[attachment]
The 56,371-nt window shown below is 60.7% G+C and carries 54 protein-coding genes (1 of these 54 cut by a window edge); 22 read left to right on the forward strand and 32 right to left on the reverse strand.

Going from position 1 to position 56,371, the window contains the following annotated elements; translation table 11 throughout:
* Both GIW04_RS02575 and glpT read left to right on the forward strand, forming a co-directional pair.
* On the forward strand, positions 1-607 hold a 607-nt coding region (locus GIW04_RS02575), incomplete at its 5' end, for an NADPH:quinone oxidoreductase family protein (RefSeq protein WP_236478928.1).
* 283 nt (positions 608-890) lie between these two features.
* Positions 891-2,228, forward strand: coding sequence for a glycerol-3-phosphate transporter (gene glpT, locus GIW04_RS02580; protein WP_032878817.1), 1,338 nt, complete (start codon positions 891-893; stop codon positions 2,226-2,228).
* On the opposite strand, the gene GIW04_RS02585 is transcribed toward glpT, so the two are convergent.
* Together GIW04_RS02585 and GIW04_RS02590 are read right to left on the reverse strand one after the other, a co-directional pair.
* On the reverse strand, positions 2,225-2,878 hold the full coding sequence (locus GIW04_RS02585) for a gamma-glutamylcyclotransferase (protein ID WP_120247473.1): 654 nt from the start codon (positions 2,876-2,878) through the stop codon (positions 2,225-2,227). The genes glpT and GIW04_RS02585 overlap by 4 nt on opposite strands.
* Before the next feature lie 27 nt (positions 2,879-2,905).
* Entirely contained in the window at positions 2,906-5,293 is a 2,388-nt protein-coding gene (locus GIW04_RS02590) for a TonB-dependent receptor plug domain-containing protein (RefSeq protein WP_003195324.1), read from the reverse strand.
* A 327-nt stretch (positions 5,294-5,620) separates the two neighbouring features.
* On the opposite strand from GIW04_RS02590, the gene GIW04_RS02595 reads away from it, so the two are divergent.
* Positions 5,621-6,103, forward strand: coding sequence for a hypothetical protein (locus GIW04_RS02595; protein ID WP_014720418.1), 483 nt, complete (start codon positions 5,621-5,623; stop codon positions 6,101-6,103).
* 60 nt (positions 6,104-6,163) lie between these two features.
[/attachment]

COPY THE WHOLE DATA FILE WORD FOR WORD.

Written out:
The 56,371-nt window shown below is 60.7% G+C and carries 54 protein-coding genes (1 of these 54 cut by a window edge); 22 read left to right on the forward strand and 32 right to left on the reverse strand.

Going from position 1 to position 56,371, the window contains the following annotated elements; translation table 11 throughout:
* Both GIW04_RS02575 and glpT read left to right on the forward strand, forming a co-directional pair.
* On the forward strand, positions 1-607 hold a 607-nt coding region (locus GIW04_RS02575), incomplete at its 5' end, for an NADPH:quinone oxidoreductase family protein (RefSeq protein WP_236478928.1).
* 283 nt (positions 608-890) lie between these two features.
* Positions 891-2,228, forward strand: coding sequence for a glycerol-3-phosphate transporter (gene glpT, locus GIW04_RS02580; protein WP_032878817.1), 1,338 nt, complete (start codon positions 891-893; stop codon positions 2,226-2,228).
* On the opposite strand, the gene GIW04_RS02585 is transcribed toward glpT, so the two are convergent.
* Together GIW04_RS02585 and GIW04_RS02590 are read right to left on the reverse strand one after the other, a co-directional pair.
* On the reverse strand, positions 2,225-2,878 hold the full coding sequence (locus GIW04_RS02585) for a gamma-glutamylcyclotransferase (protein ID WP_120247473.1): 654 nt from the start codon (positions 2,876-2,878) through the stop codon (positions 2,225-2,227). The genes glpT and GIW04_RS02585 overlap by 4 nt on opposite strands.
* Before the next feature lie 27 nt (positions 2,879-2,905).
* Entirely contained in the window at positions 2,906-5,293 is a 2,388-nt protein-coding gene (locus GIW04_RS02590) for a TonB-dependent receptor plug domain-containing protein (RefSeq protein WP_003195324.1), read from the reverse strand.
* A 327-nt stretch (positions 5,294-5,620) separates the two neighbouring features.
* On the opposite strand from GIW04_RS02590, the gene GIW04_RS02595 reads away from it, so the two are divergent.
* Positions 5,621-6,103, forward strand: coding sequence for a hypothetical protein (locus GIW04_RS02595; protein ID WP_014720418.1), 483 nt, complete (start codon positions 5,621-5,623; stop codon positions 6,101-6,103).
* 60 nt (positions 6,104-6,163) lie between these two features.